Bunnell v. MPAA

In Bunnell v. Motion Picture Association of America (MPAA) EFF filed a brief with the 9th U.S. Circuit Court of Appeals arguing that federal wiretapping law protects emails from unauthorized interception while they are temporarily stored on the email servers that transmit them. This case was brought against the MPAA by the owners and operators of TorrentSpy a search engine that let Internet users locate files on the BitTorrent peer-to-peer network. After a business dispute one of TorrentSpy's independent contractors hacked into the company email server and configured it to copy and forward all incoming and outgoing email to his personal account and then sold the information to the MPAA. However the federal district court ruled that because the emails were stored in the mail server for several milliseconds during transmission they were not technically "intercepted" under the federal Wiretap Act. In its amicus brief EFF argues that this dangerous ruling is incorrect as a matter of law and must be overturned in order to prevent the government from engaging in similar surveillance without a court order.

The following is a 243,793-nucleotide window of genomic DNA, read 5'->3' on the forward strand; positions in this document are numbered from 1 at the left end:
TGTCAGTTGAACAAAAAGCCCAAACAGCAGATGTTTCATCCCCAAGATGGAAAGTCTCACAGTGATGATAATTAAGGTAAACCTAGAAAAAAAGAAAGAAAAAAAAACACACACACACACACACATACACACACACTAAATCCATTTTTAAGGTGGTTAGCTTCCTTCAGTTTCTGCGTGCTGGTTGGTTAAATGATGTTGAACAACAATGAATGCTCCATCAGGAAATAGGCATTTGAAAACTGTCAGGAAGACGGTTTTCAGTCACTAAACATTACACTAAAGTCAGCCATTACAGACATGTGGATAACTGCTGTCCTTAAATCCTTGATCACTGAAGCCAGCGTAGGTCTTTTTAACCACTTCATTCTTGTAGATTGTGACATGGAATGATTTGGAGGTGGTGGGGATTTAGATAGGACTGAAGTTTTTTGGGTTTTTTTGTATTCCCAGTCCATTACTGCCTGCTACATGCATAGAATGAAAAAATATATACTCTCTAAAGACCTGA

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The Patriot Act turned 15 this week, but we celebrated by serving up facts about the spying law instead of cake. https://www.eff.org/deeplinks...

Oct 27 @ 5:12pm

“We need legislative debate” on Rule 41 changes, EFF staff attorney @agcrocker says at @StanfordCIS event on government hacking.

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Open access must become the default in academic publishing, and we need global reforms to get there. #StandWithDiego https://www.eff.org/deeplinks...

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